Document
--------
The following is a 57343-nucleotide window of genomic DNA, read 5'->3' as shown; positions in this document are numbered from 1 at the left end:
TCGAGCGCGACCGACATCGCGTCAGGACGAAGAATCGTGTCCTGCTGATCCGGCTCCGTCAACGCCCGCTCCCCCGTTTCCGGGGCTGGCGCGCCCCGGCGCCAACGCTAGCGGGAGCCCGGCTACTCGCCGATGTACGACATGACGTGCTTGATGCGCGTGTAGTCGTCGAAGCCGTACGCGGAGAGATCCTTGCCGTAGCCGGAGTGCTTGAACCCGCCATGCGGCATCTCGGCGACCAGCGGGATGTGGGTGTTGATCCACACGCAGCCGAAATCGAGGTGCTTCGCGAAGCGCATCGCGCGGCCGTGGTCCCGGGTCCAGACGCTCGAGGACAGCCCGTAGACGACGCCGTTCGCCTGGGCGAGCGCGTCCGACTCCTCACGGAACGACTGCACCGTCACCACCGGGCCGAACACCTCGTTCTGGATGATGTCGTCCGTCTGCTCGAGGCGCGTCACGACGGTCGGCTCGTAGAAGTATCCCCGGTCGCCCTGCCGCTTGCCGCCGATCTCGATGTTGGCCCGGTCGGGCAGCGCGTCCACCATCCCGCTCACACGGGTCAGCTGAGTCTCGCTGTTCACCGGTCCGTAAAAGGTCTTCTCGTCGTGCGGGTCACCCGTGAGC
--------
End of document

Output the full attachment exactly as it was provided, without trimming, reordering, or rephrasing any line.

The following is a 57343-nucleotide window of genomic DNA, read 5'->3' as shown; positions in this document are numbered from 1 at the left end:
TCGAGCGCGACCGACATCGCGTCAGGACGAAGAATCGTGTCCTGCTGATCCGGCTCCGTCAACGCCCGCTCCCCCGTTTCCGGGGCTGGCGCGCCCCGGCGCCAACGCTAGCGGGAGCCCGGCTACTCGCCGATGTACGACATGACGTGCTTGATGCGCGTGTAGTCGTCGAAGCCGTACGCGGAGAGATCCTTGCCGTAGCCGGAGTGCTTGAACCCGCCATGCGGCATCTCGGCGACCAGCGGGATGTGGGTGTTGATCCACACGCAGCCGAAATCGAGGTGCTTCGCGAAGCGCATCGCGCGGCCGTGGTCCCGGGTCCAGACGCTCGAGGACAGCCCGTAGACGACGCCGTTCGCCTGGGCGAGCGCGTCCGACTCCTCACGGAACGACTGCACCGTCACCACCGGGCCGAACACCTCGTTCTGGATGATGTCGTCCGTCTGCTCGAGGCGCGTCACGACGGTCGGCTCGTAGAAGTATCCCCGGTCGCCCTGCCGCTTGCCGCCGATCTCGATGTTGGCCCGGTCGGGCAGCGCGTCCACCATCCCGCTCACACGGGTCAGCTGAGTCTCGCTGTTCACCGGTCCGTAAAAGGTCTTCTCGTCGTGCGGGTCACCCGTGAGC